Sellify LLC v. Amazon.Com, Inc., No. 1:2009cv10268 - Document 29 (S.D.N.Y. 2010)

Court Description: MEMORANDUM ORDER: For the reasons stated in this order, the Court hereby grants defendant's 11 Motion for Summary Judgment. The Clerk of the Court is hereby directed to enter final judgment for defendants, dismissing the complaint in its entirety with prejudice. (See Memorandum and Order as set forth) (Signed by Judge Jed S. Rakoff on 11/3/2010) (lnl) (Entered: 11/04/2010)
Download PDF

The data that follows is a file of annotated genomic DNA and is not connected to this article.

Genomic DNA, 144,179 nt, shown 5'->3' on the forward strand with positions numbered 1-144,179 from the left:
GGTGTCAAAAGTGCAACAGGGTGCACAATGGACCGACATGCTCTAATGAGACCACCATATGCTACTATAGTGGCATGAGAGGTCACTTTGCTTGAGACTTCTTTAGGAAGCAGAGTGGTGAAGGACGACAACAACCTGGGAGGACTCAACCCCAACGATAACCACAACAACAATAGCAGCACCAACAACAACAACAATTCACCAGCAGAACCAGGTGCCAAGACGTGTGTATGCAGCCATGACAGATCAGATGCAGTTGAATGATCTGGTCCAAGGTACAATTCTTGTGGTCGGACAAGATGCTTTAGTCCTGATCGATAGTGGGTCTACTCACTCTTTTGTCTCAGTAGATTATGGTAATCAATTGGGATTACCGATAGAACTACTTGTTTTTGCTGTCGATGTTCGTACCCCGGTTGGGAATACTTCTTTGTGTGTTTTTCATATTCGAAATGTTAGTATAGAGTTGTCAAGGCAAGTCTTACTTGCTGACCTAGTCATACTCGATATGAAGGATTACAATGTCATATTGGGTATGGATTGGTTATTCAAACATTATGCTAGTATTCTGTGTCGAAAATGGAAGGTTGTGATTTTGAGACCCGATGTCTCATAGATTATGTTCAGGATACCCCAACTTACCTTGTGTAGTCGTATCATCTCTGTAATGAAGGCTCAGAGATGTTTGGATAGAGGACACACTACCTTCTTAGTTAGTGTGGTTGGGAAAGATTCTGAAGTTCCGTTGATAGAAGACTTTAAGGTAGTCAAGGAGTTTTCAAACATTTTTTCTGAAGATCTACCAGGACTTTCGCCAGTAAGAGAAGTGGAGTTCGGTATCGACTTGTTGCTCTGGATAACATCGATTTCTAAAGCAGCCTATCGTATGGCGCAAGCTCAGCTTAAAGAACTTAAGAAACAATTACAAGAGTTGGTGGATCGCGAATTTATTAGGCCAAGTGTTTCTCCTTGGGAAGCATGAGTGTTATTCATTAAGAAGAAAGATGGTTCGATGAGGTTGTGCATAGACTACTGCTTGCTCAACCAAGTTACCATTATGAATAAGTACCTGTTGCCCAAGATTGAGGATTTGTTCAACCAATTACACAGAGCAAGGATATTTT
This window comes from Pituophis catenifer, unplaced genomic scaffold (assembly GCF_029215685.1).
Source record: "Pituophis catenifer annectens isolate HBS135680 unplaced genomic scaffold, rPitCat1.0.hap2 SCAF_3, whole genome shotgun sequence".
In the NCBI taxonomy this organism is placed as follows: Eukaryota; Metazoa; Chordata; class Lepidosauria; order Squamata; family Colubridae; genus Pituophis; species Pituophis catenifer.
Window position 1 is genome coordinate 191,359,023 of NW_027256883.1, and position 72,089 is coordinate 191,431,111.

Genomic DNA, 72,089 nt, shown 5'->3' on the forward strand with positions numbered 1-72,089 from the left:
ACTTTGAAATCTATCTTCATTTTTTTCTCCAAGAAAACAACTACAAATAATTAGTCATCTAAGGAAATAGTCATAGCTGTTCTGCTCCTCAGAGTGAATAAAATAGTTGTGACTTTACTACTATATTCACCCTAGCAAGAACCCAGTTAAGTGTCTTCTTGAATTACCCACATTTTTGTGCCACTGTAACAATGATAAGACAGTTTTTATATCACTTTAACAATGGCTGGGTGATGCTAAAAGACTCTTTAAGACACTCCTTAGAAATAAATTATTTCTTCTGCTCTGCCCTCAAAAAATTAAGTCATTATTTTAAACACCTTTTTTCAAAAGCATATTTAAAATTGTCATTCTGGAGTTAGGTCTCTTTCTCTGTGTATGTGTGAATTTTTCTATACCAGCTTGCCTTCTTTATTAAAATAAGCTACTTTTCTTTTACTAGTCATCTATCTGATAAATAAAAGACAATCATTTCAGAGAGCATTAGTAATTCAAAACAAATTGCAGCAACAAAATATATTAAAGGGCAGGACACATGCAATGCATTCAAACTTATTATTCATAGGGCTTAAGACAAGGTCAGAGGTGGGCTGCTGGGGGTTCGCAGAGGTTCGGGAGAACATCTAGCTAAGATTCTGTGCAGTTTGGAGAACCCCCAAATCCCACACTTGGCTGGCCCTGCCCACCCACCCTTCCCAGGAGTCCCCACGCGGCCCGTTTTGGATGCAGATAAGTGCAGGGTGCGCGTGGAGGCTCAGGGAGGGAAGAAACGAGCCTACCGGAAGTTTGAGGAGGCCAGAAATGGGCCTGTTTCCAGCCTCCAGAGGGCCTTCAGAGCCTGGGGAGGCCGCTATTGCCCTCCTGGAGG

Sellify LLC v. Amazon.Com, Inc. Doc. 29 UNITED STATES DISTRICT COURT SOUTHERN DISTRICT OF NEW YORK x SELLIFY INC., Plaintiff, v- 09 Civ. 10268 (JSR) AMAZON. COM, INC., MEMORANDUM ORDER Defendant. - x JED S. RAKOFF, U.S.D.J. plaintiff Sellify LLC ("SellifyH) brings this action against defendant Amazon. com, Inc. ("Amazon") for violations of the Lanham Act and for false advertising, unfair competition, and unfair trade practices in violation of Connecticut law. moved for summary judgment. Following On June 23, 2010, Amazon I briefing by the parties, the Court heard oral argument on September 2, 2010. The relevant ts, either undisputed or, where taken most favorably to plaintiff, are as follows. 1 sputed, Christopher Maki, 1 Sellify's responding statement of undisputed facts, purportedly made pursuant to Local Rule 56.1, does not comport with that rule in material respects. It enumerates the paragraphs of Amazon's 56.1 statement that it does not dispute, and then asserts that "All of Amazon's other Facts are disputed," with no citation to record evidence that forms the basis on which these facts are disputed. Pl. 56.1. at 1. It then sets forth a number of additional facts. Accordingly, this Memorandum Order assumes all assertions Amazon's 56.1 statement are undisputed unless specifically contradicted by such of "additional facts" in Sellify's 56.1 statement that are substantiated by references to the evidence of record. 1 Sellify's sole proprietor, created OneQuality LLC two partners, Adrian Meli and Jennifer O'Connor. with Def's' Local Civ. Rule 56.1 Statement ("Def. 56.1") , 1. OneQuality purchases used electronics and resells them either on eBay or its website "". Id." 1-3. The company earned profits of $638,935 in 2006 and $317,181 in 2007. Id., 4. In late 2007, Meli, who was in control of OneQuality at the time, decided to shut down the company. Id., 5. At that time, OneQuality stopped restocking inventory, and in 2008, its webs minimally. Id. 5 6. and eBay store operated only Pursuant to the settlement of a dispute among the company's members, Maki (through Selli acquired the rights to the OneQuality brand and began operating the website and eBay store in early 2009. s Id., 8. With a reduced inventory and no f, Maki estimates that Sel1ify's profits dropped to approximately $50,000 in 2009. Id., 11; Maki Dep. 45:22 46:8, 120:22 121:3; 129:13 17. Through its Assoc s Program, Amazon allows more than three million individuals and businesses ("Assoc website. Def. 56.1 , 12. sa) to link to Amazon's If a customer comes to Amazon's website by clicking on an Associates' link, that Associate earns an advertising fee (usually around 4%) on items placed in the customer's Amazon online cart" within 24 hours. Id., 12. the Associates with detailed training and ass 2 Amazon provides tance in designing ads. Maki Decl. 16-18. Amazon also allows Associates to use the Amazon trademark and logo in their ads. Id. at However, Amazon does not monitor or control the content of Associates' ads, nor does Amazon authorize Associates to act as its agents. 14. Rather, Def. 56.1 13 the Associates Program Operating Agreement ("Operating Agreement") provides that Associates are responsible for the content of their own ads and simply bars Associates from disparaging or infringing the intellectual property of third part s. Id. , 15. If Amazon learns that an Associate is violating the Operating Agreement, its usual practice is to issue a warning to the Associate threatening to terminate the Associate's account and withhold accrued advertising fees if the Associate persists in the offending conduct. Id. , 16. If Amazon learns the Associate has not subsequently complied with the Operating Agreement, it terminates the account and withholds accrued advertising s. 16. Until May I, 2009, Associates could purchase "keywords II from search engines that would display a sponsored ad alongside search results. Id. 20. In March 2009, an Amazon Assoc called Cutting Edge Designs ("Cutting Edge") bought the keyword "" and several close variants from Goog1e, Inc ( "Goog1e" ) . Id. 25. When a Google user searched for these keywords, the search results would be accompanied by an ad stating "Don't Buy from Scammers" or "Beware the SCAM Artists" and linking to 3 the Amazon website. Id. 26. While there was no indication on the face of the ads that they originated from an entity other than Amazon, Maki Decl. 7, Cutting Edge purchased the ads from Google without the knowledge or consent of Amazon. Def. 56.1 27. When he saw the ads in March 2009, Maki contacted Amazon's "Seller Central" department, which is devoted to matters concerning companies that sell their products on Amazon's website. 2 34. Id. " 33- The Amazon representative told Maki that there was nothing that could be done about the ads. Maki Decl. , 9. On May 8, Sellify's counsel sent a demand letter to Amazon accusing Amazon of placing the ads and threatening a lawsuit for $5 million unless Amazon made a settlement proposal. See Wang Decl. Ex. C. letter, Amazon wrote to Cutt After receiving this Edge informing them of Sellify's complaint and threatening to close Cutting Edge's Associates account and withhold its accrued advertising fees if the ads. Def. 56.1 39. did not stop running Amazon had no ability to remove the ads from the internet on its own accord. Id., 38. response to its May 8 letter, on July 13, Selli Amazon a second demand letter. Id. 40i Receiving no 's counsel sent Pl. 56.1 , 19. Upon learning from this letter that Cutting Edge had not stopped running the ads, Amazon terminated Cutting Edge's account and withheld all of At no point did Selli contact either Cutting Edge or Google about the ads. Def. 56.1 , 30-31. 2 4 ----- ---.- its unpaid advertising fees. appearing Def. 56.1 . August 2009. Se11ify al 42. The Cutting Edge ads 44. damages amounting to $2,404 / 629 1 which it calculated by subtracting its 2009 estimated profits from OneQua1ity's 2007 profits and multiplying by nine. Maki Decl. at 23. Between March and August 2009, the period in which the Cutting Ads were active ads were viewed a total of 1069 times and l clicked on a total of 61 times. Abbott Decl. Ex. A. The Court turns first to Amazon/s contention that there are no facts in the record that would support holding Amazon liable under the Lanham Act. Direct liability exists under when the de Lanham Act only itself unlawfully uses in commerce another's trademark -- here l "" 11 U.S.C. § 1125(a}. The undisputed evidence shows that Cutting Edge, not Amazon, designed and purchased the ads at issue. As such, Amazon cannot be subject to under the Lanham Act. direct liabili whether Amazon may be held Next, the Court cons vicarious liable under the Lanham Act. While no decision binding on this Court has expressly recognized vicarious liability under the Lanham Act, this is "not because it has been rejected, but because the [relevant] Court[s] appear[] consider ."). to not have had the occasion to V. Limited (S.D.N.Y. 1994); accord 5 1 Inc' l 869 F.Supp. 1103,1111 Corp., 2010 WL 2541367, *11 (S.D.N.Y. June 23, 2010). The Court notes, however, that -- contrary to the representations counsel at oral in other Ci Amazon's Transcript, 9/2/2010, at 29 -- courts ts have recognized vicarious liability under the Lanham Act under theories of both actual and apparent authority. Perfect 10 Inc. v. Visa Int'l See 494 F.3d 788, 807 (9th cir. 2007) i Proctor & Gamble v. Haugen, 317 F.3d 1121, 1127-28 (lOth Cir. 2003) i AT&T v. Winback and Conserve Program, 42 F.3d 1421, 1440 (3d r. 1994) i Hard Rock Cafe Licensing Corp. v. Concession Servs., Inc., 955 F.2d 1143 (7th Cir. 1992). Here, however, the Court concludes that it need not decide whether and in what form vicarious liability is available under the Lanham Act, as Se11ify has alleged ficient facts to support a finding that Cutting Edge acted under either the actual or apparent authority of Amazon in placing the ads disparaging OneQua1ity. An agent acts with actual authority when, inter a1 , a principal has manifested its intent for the agent to act on the principal's behalf, the agent has the authority to legally bind the principal, and the agent is subject to the principal's actual control. See, e.g., Ahn v. Roone, Pace Inc., 624 F. Supp. 368, 370 71 (S.D.N.Y. 1985) i Mouawad Nat1'1 Co. v. Lazare Kaplan Int'l Inc., 476 F.Supp.2d 414, 422-23 (S.D.N.Y. 2007). Here, the undisputed evidence demonstrates that Cutting Edge was not acting under Amazon's 6 actual authority. The Operating Agreement specifically disclaimed any agency relationship between Amazon and cutting Edge. See Tarpey Dec. Ex. A , 5 (Associates are "solely responsible for [their] site, including its development, operation, and maintenance and all materials that appear on or within it U). The Operating Agreement also expressly provided that Cutting Edge did not have the power to bind Amazon contractually. Id. at , 16 (Associates have "no authority to make or acc any offers or representations on our or our affiliates' behalf.U). Further, Amazon did not control the form or substance of Cutting Edge's ads, and it is undisputed that Amazon had no authority to remove the Cutting Edge ads from the Internet. After being informed of the ads' existence in July 2009, Amazon exercised the only possible influence it had over them: breaking off contractual relations with Cutting Edge and withholding Cutting Edge's accrued advertising fees under the Operating Agreement. While these actions eventually led Cutting Edge to cease running the ads the following month, there is a wide chasm between such indirect contractual influence and the direct authority and control necessary for a finding of actual authority under agency law. The Court now turns to whether there are sufficient facts the record to support Sellify's allegation that Cutting Edge acted under Amazon's apparent authority. princ Apparent authority exists when "a , either intentionally or by lack of ordinary care, induces 7 [a third party] to believe that an individual act on its behalf." 322, 328 2.03. been authori to Highland Capital Mgmt. v. Schneider, 607 F.3d (2d Cir. 2010) i see also Restatement (Third) of Agency § Sellify has proffered no evidence showing that Amazon induced others to believe that Cutting Edge had been acting as its authorized agent. The only possible manner charac which Amazon could be zed as having induced third parties into reasonably believing Cutting Edge had been acting as its agent is by pointing to the fact that Amazon contractually allowed Cutting Edge to link to Amazon's website in its ads. See Tarpey Dec. Ex. A 3. But the Court concludes that, standing alone, the mere act of allowing another to link to one's website, even if undertaken for commercial gain, cannot support a finding of apparent authority. Contrary to Sellify's contentions, a reasonable user of the internet would not interpret such a tenuous "link" between entities as firmly indicative of an agency relationship. Travel.Com See Fare Deals Ltd v. World Choice Inc., 180 F.Supp.2d 678, 695 (D. Md. 2001). Furthermore, Sellify's requested interpretation would broaden the range of situations susceptible to a finding of apparent authority, and thus vicarious liability, to unreasonable bounds given the realities of the internet context. The Court now addresses whether Amazon may be held liable for contributory infringement pursuant to the Supreme Court's ruling in 8 .. ....... Inwood Laboratories, Inc. v. Ives Laboratories, Inc., 456 U.S. 884 (1982), and if so, whether there are sufficient facts in the record to support a such a finding. In Inwood, Supreme Court held that a plaintiff alleging contributory infringement must prove either that the umanufacturer or distributor intentional infringe a trademark" or that it ucontinue[d] to one whom it kn[ew] or hard] induce[d] another to to supply its product reason to know [was] engaging in trademark infringement." Id. at 854. As to the first form of contributory infringement under Inwood, Sellify has proffered no evidence that Amazon "intentionally induced" Cutting Edge to infringe its trademark. By contrast, the undisputed record demonstrates that Amazon specifically sought to bar Cutting Edge from infringing on the trademarks of third parties. As to the second form of contributory infringement, the Court first notes that Amazon did not "supply a product" to Cutting Edge, as occurred in Inwood, but provided a service: participation in the Associates Program. Confronting an analogous situation in Inc., 600 F.3d 93 (2d . 2010), the Second Circuit -- Uassum[ing] without deciding" that l:rlwood applies to online service providers ruled that, in order to be liable for contributory infringement, an online "service provider must have more than a general knowledge or reason to know that its service is being used" as a platform for trademark infringement. 9 Id. at 106-07. Instead, the service provider must have" [s]ome contemporary knowledge" of particular instances of infringement. Id. at 107. The Court proceeded to rule that -- despite the fact that eBay had been repeatedly informed that its services were being used to facilitate trademark infringement -- eBay's knowledge of the infringement was insufficiently particularized to support a finding of contributory liability under Inwood. Id. at 106. The Second Circuit in eBay also spoke favorably of the Ninth's Circuit's ruling that a service provider may be liable for contributory infringement only when it has "[d]irect control ... of the instrumentality used by a third party to infringe" on the plaintiff's trademark. Id. at 104-05 quoting Lockheed Martin Corp. v. Network Solutions, Inc., 194 F.3d 980, 984 (9th Cir. 1999) In this case, there is no evidence that Amazon had particularized knowledge of, or direct control over, Cutting Edge's disparaging ads. Although plaintiff had informed Amazon of Cutting Edge's infringing activity by calling their "Seller Central" department and speaking with an unknown Amazon representative, these contacts pale in comparison to those found insufficient to satisfy the knowledge requirement in eBay -- where the plaintiff had sent eBay two general demand letters and literally thousands of "Notice of Claimed Infringement" submissions with respect to specific instances of infringement. eBay, 600 F. 3d at 106. 10 Here, by contrast, upon receipt of Selli 's May 2009 demand letter, Amazon promptly initiated enforcement action against Cutting Edge, and eventually terminated its contractual relationship with the company in large part because it continued to infringe on plaintiff's mark. As such, the Court concludes that Amazon did not, as proscribed by Inwood, "continue to supply" its services to Cutting Edge after it knew that Cutting Edge was engaging in trademark infringement against Sellify. The Court now moves to examination of Selli 's claims arising under Connecticut law, which allege violations of the Connecticut Unfair Trade Practices Act ("CUTPA), unfair competition, and defamation/trade libel. The Court notes that each of these state law claims requires proof that either Amazon itself placed the Cutting Edge ads or that Cutting Edge acted as Amazon's agent in placing the ads. 84 Forest See 1180, 1999 WL 1076141, at *4 LLC, Nos. CVH 6091, H- (Conn. Super. Nov. 22, 1999) (vicarious liability under CUTPA requires that wrongdoer was defendant's agent, acting with actual authority) 656 A.2d 1009, 1022, 1024 i Larsen Chelsey Realty Co. v. Larsen, (Conn. 1995) (vicarious liability for unfair competition predicated on an agency relationship between the defendant and the wrongdoer) i Oparaji v. Atl. Container Line, No. 07 Civ. 2134, 2008 WL 4054412, at *11 (S.D.N.Y. 2008) (vicarious liability for defamation requires an agency relationship between the defendant and the author of the defamatory statement). 11 Given the Courts findings, supra, that Amazon did not directly infringe Sellify's trademark and that no agency relationship existed between Amazon and the entity that did, namely, Cutting Edge, Sellify's state law claims necessarily 1 as a matter of law. Finally, the Court observes that, even if any of its liability claims were otherwise viable, Sellify's asserted damages are far too speculative to survive a motion for summary judgment. Sellify crudely calculated its damages by subtracting its estimated 2009 profits from OneQuality's 2007 profits and multiplying by nine. Beyond the fact that Sellify has failed to put forth any evidence that the ads caused any potential customer to choose not to purchase its products, the evidence flatly contradicts Sellify's apparent contention that the entirety of its drop in sales from 2007 to 2009 is attributable to Cutting Edge's disparaging ads. OneQuality's profits fell appeared. First, from 2006 to 2007, long before the ads Moreover, OneQuality was virtually shuttered from late 2007 until early 2009, at which point Maki re started the company as Sellify with no s 2007. f and less inventory than the company had in Only then did the ads appear, and they appeared only 1,069 times, and were clicked on a total of only 61 times. In short, the record finds no support for sellify's assumption that, but for Cutting Edge's ads, 2007 profits. its 2009 profits would have matched or exceeded Moreover, Sellify offers no satisfactory rationale 12 for its assertion that the ads will affect s future profitability at all, not to mention by a magnitude of nine times its alleged actual lost sales. There is no evidence of any enduring damage to the company's reputation stemming from the ads, and given the paucity of views the ads received, it is highly unlikely that any such damage did, in facti occur. Sellify/s failure to adduce a non-speculat basis for its alleged damages is therefore an independent and adequate ground for granting the motion. Inc' l See 24 7 Records Inc. v. 566 F.Supp.2d 305, 316 (S.D.N.Y. 2008) ("[d]amages may not be merely speculative ... but must be reasonably certain and directly traceable to the breach") . For the foregoing reasons I the Court hereby grants defendant's motion for summary judgment. The Clerk of the Court is hereby directed to enter final judgment for defendants r dismissing the complaint in its entirety with prejudice. SO ORDERED. Dated: New Yorkr NY November 3 r 2010 13